What’s going on with the (maybe) Trump indictment?

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Former President Donald Trump has spent the past two weeks launching trial balloons regarding his potential indictment over hush-money payments to porn star Stormy Daniels, a move former aides recall as a hallmark of his time in office. (Evan Vucci/AP)

What’s going on with the (maybe) Trump indictment?

WHAT’S GOING ON WITH THE (MAYBE) TRUMP INDICTMENT? It looks like there has been another delay, possibly a long one, in the local New York prosecutor’s drive to indict former President Donald Trump. After great expectations 11 days ago — Trump’s statement on Saturday, March 18, that he expected to be arrested the following Tuesday — the grand jury convened by Manhattan District Attorney Alvin Bragg has heard additional witnesses in the Trump matter and has also moved on to other, unrelated cases without taking action on Trump. Now, there are reports the grand jury will not consider Trump for the rest of this week — and possibly most of next month.

It is not clear what has caused the hang-up. Grand jury proceedings are sort of secret — actually, they are supposed to be very secret, but many people closely or tangentially involved in this one have talked to the press. In any event, despite the leaks, we do not know everything that has taken place in the grand jury room.

One thing we know for sure is that there has been a lot of commentary to the effect that a New York indictment of Trump, should it come, would likely be very weak. (For the reasons, see here.) This opinion has come not just from Republicans and conservatives. Look at this article, just this morning, from the Daily Beast: “Manhattan DA Insiders Worry that Trump Hush Money Case Is Weak Sauce; Donald Trump looks like he could be indicted any day now. Insiders who have worked on this particular case worry it may not be enough to convict him.” A district attorney not able to convict Trump before a Manhattan jury? That would be weak indeed.

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The short version: Even people who would love, love, love to see Trump indicted are worried about the local New York case. They would rather see Trump indicted in the Georgia election investigation, the Justice Department classified documents investigation, or the Justice Department Jan. 6 investigation, all of which they believe are stronger cases than the New York case.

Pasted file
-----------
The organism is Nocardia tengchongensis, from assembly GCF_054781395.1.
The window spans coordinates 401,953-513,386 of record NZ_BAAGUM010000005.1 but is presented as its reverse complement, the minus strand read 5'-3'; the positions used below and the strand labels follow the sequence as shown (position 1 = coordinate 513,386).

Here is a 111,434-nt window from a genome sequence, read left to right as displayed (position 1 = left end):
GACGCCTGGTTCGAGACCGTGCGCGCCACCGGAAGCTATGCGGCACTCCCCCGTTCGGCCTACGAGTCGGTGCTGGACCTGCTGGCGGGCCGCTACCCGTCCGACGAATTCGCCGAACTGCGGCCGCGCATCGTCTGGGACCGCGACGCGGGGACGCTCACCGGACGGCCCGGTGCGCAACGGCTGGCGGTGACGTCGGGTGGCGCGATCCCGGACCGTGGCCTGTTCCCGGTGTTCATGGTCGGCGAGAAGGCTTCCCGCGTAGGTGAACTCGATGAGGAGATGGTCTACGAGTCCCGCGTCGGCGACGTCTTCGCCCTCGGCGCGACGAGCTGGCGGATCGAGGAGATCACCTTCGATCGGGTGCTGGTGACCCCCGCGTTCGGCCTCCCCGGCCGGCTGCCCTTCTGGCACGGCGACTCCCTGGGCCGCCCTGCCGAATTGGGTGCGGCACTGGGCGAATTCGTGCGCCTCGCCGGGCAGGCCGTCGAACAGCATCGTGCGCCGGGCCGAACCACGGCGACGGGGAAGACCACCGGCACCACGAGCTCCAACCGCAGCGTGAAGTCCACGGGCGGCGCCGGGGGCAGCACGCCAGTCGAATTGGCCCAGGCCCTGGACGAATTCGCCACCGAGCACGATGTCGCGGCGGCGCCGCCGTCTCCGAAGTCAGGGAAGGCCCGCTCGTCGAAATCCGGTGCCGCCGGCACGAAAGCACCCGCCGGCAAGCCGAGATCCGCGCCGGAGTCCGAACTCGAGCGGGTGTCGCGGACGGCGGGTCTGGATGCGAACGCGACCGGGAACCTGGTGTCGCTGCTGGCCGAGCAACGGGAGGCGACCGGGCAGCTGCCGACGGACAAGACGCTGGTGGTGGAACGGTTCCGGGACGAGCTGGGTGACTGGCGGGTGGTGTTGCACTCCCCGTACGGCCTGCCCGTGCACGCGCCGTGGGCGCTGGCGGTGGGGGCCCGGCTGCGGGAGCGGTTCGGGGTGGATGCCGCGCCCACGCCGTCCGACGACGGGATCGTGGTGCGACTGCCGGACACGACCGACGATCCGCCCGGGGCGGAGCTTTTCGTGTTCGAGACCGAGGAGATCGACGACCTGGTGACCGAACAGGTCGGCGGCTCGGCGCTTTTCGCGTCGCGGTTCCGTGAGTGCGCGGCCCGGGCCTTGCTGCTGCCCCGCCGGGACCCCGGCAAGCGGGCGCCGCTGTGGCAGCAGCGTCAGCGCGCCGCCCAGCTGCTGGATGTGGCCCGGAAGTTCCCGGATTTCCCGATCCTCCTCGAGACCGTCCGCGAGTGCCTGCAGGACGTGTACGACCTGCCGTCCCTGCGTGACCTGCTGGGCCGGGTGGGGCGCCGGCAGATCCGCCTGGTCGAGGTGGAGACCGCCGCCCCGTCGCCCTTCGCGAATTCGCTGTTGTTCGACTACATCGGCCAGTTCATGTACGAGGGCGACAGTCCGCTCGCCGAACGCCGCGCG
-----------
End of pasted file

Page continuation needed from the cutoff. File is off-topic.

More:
It is not known whether those anxieties played a part in the latest delay at the grand jury. Politico reported that the delay is not set in stone — Bragg can reconvene the grand jury early if he likes. And then: “There is no official deadline for bringing an indictment against Trump, although there were indications in recent weeks that the grand jury’s activity was nearing a vote, particularly when prosecutors offered Trump the chance to testify before the panel. That is typically one of the final steps of a criminal investigation. Trump declined the invitation.”

But is there really “no official deadline” for an indictment? What about the statute of limitations? One of the complicating factors of the New York investigation has been that the crime Trump would be accused of, falsifying business records in the Stormy Daniels hush money matter, is a misdemeanor with a two-year statute of limitations. That is long past. Bragg apparently intended to get around that problem by alleging that Trump falsified business records in order to cover up another crime, which would be a felony. That other crime, the speculation goes, would be an alleged campaign finance violation, which would have a five-year statute of limitations.

In the Daniels matter, Trump fixer Michael Cohen paid off Daniels with $130,000 of his own money. Trump then reimbursed Cohen. The last payment to Cohen occurred on December 5, 2017 — more than five years ago. So even if Bragg could establish a felony, the time to indict seems to have come and gone. But that is not the case, according to a number of legal experts. “That does not necessarily mean the statute of limitations began running [Dec. 5, 2017],” wrote former federal prosecutor Andrew McCarthy. “Instead, we need to know when the last detail was booked in the Trump business records and then what other records those records generated — for example, did the Trump organization somehow misstate or miscalculate its tax obligations by representing as legal fees payments to Cohen that were not actually legal expenses?”

If those bookkeeping matters extended into 2018, McCarthy noted, then the five-year statute of limitations would extend into 2023. But how far into 2023? Well, we’re already nearing tax time, which could mean the expiration date is approaching soon. “That, at least in part, explains the frenetic investigative activity that has gone on the last few weeks,” McCarthy wrote. “If the state doesn’t indict soon, the case would be time-barred.”

Bragg presumably knows when the last moment he can bring an indictment is. But if he is stretching things to try to get an indictment in under the wire, and it appears that he is, he will surely face a challenge from Trump that the whole thing should be thrown out because the statute of limitations has expired.

So, in this case, delay could mean more than delay. It could mean whether the case can go forward or whether it stops in its tracks.

For a deeper dive into many of the topics covered in the Daily Memo, please listen to my podcast, The Byron York Show — available on the Ricochet Audio Network and everywhere else podcasts can be found. You can use this link to subscribe.

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